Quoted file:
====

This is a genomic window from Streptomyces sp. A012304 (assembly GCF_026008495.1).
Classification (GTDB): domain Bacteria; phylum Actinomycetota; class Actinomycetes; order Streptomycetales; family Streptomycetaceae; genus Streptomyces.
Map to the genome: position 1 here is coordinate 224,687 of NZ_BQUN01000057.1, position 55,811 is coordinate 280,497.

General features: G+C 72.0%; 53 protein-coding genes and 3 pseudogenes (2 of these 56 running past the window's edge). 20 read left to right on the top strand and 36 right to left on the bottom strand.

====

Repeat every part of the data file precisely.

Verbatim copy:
This is a genomic window from Streptomyces sp. A012304 (assembly GCF_026008495.1).
Classification (GTDB): domain Bacteria; phylum Actinomycetota; class Actinomycetes; order Streptomycetales; family Streptomycetaceae; genus Streptomyces.
Map to the genome: position 1 here is coordinate 224,687 of NZ_BQUN01000057.1, position 55,811 is coordinate 280,497.

General features: G+C 72.0%; 53 protein-coding genes and 3 pseudogenes (2 of these 56 running past the window's edge). 20 read left to right on the top strand and 36 right to left on the bottom strand.